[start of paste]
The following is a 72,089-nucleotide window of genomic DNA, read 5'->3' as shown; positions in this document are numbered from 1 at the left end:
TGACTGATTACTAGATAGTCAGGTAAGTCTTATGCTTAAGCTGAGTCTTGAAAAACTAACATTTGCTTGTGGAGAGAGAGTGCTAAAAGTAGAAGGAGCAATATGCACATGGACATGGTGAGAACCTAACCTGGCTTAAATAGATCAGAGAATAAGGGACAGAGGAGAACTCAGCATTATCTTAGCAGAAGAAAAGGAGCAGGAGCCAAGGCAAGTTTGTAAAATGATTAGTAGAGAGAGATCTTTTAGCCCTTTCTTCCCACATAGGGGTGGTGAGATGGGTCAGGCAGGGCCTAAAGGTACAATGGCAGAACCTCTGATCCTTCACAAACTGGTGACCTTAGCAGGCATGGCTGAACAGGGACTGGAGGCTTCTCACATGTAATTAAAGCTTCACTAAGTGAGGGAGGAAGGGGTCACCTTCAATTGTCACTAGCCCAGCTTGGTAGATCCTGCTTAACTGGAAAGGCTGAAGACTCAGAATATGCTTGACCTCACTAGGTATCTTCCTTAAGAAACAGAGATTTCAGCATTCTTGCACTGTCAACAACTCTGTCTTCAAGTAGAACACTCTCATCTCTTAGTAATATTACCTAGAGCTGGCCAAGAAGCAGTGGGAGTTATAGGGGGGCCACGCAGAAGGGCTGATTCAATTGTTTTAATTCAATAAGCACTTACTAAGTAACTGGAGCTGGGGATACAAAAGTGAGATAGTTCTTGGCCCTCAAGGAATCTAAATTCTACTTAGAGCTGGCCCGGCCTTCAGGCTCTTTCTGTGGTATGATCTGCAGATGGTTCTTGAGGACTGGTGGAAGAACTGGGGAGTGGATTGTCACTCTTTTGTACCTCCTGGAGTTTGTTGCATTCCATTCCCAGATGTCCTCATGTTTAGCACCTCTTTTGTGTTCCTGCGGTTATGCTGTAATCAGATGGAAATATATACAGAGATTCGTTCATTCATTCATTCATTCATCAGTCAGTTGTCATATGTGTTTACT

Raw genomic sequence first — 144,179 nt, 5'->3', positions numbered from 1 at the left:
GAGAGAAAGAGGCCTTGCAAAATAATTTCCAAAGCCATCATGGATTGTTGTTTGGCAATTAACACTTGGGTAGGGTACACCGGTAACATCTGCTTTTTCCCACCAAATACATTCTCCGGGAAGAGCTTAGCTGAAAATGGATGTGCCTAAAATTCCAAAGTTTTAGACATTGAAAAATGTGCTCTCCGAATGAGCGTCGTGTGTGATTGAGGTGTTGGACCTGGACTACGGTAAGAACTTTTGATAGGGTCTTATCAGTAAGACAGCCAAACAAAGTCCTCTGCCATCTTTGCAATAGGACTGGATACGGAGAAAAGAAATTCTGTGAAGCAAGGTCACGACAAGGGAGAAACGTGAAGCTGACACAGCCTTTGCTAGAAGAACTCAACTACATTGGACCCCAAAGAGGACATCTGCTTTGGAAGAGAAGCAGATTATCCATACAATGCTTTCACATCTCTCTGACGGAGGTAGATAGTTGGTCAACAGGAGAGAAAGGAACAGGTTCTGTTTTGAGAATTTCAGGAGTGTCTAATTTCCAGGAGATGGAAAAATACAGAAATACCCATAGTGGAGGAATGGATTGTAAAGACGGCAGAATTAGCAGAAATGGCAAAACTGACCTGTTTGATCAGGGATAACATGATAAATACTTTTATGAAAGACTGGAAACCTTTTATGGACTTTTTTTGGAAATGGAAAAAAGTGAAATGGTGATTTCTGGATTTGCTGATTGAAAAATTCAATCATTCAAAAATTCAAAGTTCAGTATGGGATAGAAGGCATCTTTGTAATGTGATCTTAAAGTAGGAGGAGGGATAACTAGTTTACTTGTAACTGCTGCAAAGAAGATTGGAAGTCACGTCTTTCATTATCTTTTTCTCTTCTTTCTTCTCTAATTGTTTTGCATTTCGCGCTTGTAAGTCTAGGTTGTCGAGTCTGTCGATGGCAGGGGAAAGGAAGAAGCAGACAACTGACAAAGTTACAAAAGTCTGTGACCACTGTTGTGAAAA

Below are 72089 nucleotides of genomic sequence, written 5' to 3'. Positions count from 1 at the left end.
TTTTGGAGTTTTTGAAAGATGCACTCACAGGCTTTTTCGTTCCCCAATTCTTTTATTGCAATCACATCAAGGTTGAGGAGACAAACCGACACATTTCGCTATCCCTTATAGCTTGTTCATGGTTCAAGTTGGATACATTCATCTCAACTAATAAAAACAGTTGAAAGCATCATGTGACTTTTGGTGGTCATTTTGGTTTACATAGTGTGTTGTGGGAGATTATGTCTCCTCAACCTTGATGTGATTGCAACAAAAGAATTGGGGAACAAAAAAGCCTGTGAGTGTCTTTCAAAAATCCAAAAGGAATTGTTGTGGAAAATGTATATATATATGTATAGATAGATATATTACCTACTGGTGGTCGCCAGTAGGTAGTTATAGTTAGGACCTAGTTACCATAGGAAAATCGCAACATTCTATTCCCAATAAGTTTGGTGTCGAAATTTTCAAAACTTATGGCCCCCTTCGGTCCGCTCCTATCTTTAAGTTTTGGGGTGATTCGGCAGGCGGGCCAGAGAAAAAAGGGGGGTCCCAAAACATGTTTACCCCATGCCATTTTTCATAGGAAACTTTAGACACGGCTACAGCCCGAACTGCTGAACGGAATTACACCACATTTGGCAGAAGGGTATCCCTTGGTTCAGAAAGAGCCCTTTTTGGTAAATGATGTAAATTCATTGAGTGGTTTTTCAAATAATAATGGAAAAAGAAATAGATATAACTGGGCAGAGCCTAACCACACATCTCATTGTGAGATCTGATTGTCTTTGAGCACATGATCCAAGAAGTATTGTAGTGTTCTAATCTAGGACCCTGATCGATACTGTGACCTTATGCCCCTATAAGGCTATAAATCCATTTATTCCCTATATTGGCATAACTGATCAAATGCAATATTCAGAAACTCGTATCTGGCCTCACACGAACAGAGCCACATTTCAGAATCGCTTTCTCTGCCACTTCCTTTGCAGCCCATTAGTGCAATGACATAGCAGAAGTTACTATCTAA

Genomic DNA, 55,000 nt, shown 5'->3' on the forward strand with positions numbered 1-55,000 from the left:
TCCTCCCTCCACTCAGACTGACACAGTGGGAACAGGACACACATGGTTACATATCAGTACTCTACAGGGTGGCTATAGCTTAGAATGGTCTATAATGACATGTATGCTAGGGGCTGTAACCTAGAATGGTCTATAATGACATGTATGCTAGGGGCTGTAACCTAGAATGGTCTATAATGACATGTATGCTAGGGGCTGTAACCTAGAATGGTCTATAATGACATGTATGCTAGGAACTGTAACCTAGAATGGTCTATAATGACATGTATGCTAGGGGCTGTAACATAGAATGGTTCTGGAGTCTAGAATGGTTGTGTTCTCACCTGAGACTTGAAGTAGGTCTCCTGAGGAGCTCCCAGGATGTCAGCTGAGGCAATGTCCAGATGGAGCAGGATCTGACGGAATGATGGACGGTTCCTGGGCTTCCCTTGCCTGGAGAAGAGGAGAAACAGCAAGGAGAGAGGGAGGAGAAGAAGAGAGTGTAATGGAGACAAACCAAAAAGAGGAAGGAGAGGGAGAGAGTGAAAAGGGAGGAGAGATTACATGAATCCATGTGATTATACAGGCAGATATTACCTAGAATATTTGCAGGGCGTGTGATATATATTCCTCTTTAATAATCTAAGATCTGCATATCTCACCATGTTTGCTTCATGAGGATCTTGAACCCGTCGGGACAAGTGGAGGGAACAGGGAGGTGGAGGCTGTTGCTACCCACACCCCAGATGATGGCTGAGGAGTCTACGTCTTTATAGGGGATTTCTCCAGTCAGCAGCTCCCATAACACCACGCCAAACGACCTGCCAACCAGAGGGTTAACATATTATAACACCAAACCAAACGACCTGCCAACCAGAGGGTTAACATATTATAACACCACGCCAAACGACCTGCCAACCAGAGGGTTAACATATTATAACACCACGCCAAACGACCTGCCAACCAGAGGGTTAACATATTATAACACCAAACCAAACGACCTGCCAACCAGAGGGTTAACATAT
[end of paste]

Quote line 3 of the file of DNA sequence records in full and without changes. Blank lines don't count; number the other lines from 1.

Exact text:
Raw genomic sequence first — 144,179 nt, 5'->3', positions numbered from 1 at the left: